Why You Must Add Visual Content to the Mix

Look around these days and you’ll find it’s hard to miss the growth of sites and services that rely on the more visual aspect of our senses growing rapidly.

Sites like Pinterest and The Fancy rely on lots of pretty picture to tell stories and attract visitors.

Infographics and visualized data still attract lots of interest.

It’s a well documented fact that images get much more engagement on social networks like Facebook and Google+.

Even Twitter, land of 140 characters, has introduced a visually based service called Vine in an effort to grab a greater share of the eyeball.

A picture immediately lights our emotions and initiates a complex cognitive process that is a true wonder in the world of science.

The rise of the popularity of images in marketing and learning, however, may have less to do with the brain’s cognition powers and more to do with the reality of our own information possessing load.

Visual scanning has become a key web decision and filtering routine due to the sheer weight of what we attempt to consume.

Marketers must now use visual content strategically to invite those visual scanners to the party and simplify and illustrate more complex concepts.

visual content
An example illustration from Book Yourself Solid Illustrated by Michael Port

Michael Port, author of Book Yourself Solid, recently re-released his popular book as an illustrated guide – Book Yourself Solid Illustrated. The book takes the core concepts explained in oh so many words and turns them into pictures that “show” the concepts.

I think the work is brilliant and certainly pushes the bounds of a “how to” book to new places. Look for others to follow suit.

Every marketer should get this book and embrace both the concepts and the way the concepts are presented as a key demonstration of the role of sight in communication.

As with all things, however, balance is still crucial. It’s tempting to look at a site like Pinterest and think all you need are images. The fact is you still need a healthy blend.

Images are bit like pastries. They are very attractive and taste very good, but you can’t live on them.

How often have you heard these words uttered? “The book was better than the movie.”

Or as many rabid baseball fans will attest, a good radio broadcast of a game beats the television version any day.

The fact remains that words and sounds can paint a far more visually and emotionally appealing picture when used evocatively than, well, even a picture. The key is that pictures tell the story immediately, while words take far more time and effort.

It’s the careful fusion of words, sights and sounds that draw in all the senses and tell the complete story that marketers must strain to build.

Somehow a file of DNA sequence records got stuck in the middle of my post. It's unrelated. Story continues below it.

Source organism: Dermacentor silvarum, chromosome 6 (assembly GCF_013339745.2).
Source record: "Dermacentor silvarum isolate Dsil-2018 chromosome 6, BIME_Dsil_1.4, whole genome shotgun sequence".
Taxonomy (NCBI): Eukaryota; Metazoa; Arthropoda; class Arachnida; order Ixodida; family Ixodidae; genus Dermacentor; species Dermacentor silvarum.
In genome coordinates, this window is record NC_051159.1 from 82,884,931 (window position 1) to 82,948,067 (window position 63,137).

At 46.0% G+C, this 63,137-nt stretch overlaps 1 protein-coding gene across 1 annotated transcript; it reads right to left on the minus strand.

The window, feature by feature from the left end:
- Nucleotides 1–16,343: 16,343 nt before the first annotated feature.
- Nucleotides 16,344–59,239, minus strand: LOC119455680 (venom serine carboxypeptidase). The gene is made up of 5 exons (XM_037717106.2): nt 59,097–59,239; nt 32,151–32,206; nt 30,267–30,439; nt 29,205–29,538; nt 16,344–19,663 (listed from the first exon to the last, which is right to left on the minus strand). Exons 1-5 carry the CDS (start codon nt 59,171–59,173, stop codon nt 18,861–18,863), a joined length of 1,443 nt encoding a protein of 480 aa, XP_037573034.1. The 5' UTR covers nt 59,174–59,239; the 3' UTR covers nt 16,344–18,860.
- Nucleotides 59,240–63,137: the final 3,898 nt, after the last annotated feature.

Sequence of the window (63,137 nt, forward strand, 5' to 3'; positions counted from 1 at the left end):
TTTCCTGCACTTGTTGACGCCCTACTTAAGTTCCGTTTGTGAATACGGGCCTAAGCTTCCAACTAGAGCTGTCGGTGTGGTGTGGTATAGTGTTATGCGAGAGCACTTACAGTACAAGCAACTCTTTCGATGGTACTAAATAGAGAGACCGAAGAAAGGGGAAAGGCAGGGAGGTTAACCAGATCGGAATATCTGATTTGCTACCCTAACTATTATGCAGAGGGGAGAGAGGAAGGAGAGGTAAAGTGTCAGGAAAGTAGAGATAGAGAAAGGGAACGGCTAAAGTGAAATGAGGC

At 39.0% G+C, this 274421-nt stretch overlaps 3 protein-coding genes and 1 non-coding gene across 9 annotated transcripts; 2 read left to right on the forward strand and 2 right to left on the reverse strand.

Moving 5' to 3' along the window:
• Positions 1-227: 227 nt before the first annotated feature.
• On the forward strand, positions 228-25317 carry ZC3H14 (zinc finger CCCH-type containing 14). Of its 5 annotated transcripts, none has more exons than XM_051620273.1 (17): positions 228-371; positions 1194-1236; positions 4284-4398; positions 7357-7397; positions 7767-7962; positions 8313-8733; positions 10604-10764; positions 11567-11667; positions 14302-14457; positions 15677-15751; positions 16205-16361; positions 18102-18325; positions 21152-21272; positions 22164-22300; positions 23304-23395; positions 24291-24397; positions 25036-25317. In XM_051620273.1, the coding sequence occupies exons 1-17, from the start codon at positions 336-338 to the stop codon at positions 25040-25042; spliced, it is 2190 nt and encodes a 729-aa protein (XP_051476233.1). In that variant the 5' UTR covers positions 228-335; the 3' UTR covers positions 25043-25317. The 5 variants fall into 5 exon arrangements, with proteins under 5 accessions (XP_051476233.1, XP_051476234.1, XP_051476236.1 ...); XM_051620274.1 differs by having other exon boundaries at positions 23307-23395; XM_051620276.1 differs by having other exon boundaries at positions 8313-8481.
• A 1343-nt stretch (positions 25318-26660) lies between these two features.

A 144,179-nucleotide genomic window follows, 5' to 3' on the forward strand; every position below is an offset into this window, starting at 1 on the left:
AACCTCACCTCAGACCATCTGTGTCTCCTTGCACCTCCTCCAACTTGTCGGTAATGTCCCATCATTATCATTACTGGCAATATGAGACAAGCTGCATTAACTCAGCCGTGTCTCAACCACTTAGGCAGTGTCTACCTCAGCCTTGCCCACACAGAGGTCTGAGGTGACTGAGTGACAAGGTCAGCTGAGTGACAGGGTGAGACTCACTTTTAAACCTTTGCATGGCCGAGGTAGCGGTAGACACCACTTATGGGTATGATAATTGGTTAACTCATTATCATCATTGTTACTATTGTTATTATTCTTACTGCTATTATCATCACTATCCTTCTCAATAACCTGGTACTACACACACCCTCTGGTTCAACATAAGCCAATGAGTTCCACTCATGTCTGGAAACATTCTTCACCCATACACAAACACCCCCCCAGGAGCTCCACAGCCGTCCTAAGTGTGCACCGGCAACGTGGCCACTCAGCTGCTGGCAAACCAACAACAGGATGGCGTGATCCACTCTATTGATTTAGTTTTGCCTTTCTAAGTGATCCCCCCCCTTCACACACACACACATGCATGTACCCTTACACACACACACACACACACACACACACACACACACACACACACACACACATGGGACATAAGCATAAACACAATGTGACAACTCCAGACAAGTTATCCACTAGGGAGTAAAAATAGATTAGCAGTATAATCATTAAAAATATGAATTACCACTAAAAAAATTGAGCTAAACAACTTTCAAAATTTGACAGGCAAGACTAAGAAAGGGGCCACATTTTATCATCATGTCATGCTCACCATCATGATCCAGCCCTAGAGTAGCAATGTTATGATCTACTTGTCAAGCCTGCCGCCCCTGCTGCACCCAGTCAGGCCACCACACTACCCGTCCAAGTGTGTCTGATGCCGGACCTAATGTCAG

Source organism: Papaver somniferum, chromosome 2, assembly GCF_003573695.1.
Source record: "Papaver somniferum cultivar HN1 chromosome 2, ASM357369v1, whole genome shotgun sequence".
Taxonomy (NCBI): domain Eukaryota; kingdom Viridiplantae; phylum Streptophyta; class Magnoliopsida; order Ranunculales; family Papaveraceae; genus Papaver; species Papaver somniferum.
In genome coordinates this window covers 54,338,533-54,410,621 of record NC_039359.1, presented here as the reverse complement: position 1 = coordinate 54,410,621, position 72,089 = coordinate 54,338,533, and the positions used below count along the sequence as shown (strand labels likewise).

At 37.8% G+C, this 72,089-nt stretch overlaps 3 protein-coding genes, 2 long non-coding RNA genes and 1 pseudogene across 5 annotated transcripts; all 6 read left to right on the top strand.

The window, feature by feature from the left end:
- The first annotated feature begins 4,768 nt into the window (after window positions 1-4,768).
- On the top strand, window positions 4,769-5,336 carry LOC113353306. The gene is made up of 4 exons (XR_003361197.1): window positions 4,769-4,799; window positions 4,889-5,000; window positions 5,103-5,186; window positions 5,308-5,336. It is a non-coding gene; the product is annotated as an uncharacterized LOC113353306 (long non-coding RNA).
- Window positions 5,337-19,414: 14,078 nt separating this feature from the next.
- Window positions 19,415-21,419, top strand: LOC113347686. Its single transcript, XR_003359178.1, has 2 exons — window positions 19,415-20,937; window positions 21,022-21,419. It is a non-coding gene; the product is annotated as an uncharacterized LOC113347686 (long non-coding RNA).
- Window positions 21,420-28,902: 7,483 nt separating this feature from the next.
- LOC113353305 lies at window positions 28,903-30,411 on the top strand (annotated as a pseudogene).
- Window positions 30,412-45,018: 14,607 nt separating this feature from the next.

Adding visual content as a strategic component of the marketing mix is now a must!

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John Jantsch

John Jantsch is a marketing consultant, speaker and author of Duct Tape Marketing, Duct Tape Selling, The Commitment Engine and The Referral Engine and the founder of the Duct Tape Marketing Consultant Network.
  • S.Hale

    How can we subscribe to your blog to receive new blog postings via email?

  • Dave Crenshaw

    “Adding visual content as a strategic component of the marketing mix is now a must!” Couldn’t agree more, John!

  • Couldn’t agree more. Just bought the book. I hope you do an illustrated version of yours. And great to see you this week!

    • Thanks Jay – don’t think I’m not considering it – although Michael did share how much work it was 🙂

      Great seeing you as well.

  • I couldn’t agree more with this post. As both a Graphic Design and Marketing student, it easy for me to understand why both images and copy are both important when communicating. I really like it when you said, “Images are bit like pastries. They are very attractive and taste very good, but you can’t live on them.” Although images provide a visual that can more easily gain the attention, words are needed to hold attention. For this reason, I really agree that it is important to include visual content as part of the the marketing mix. The correct use of visuals for marketing can help to communicate information better than words alone.

  • Guest

    Wow! Thanks for sharing good post. How can we subscribe to your blog to receive new blog postings via email? I think that Every marketer should get this book and embrace both the concepts and
    the way the concepts are presented as a key demonstration of the role of
    sight in communication.

  • So smart @ducttape:disqus. To me this is all about standing out. Michael’s illustrated rerelease is something very different for the book world. The hip visuals stand out in a big way for a product we only see as text based for the most part.

    Reminds me of the growing trend of creating 1-2 minute video trailers for books.

    • I think you’re right Jason, more people are going to push the use of visuals into new places.

  • Great post. With today’s short attention span, visuals really are a great way help communicate a message! It really is a balance between content and instantly relating to one’s target group.

  • Martina Ivanova

    A clever visualization showing the what difference makes having plain text and text accompanied by a visual. (source: http://www.lecontent.eu)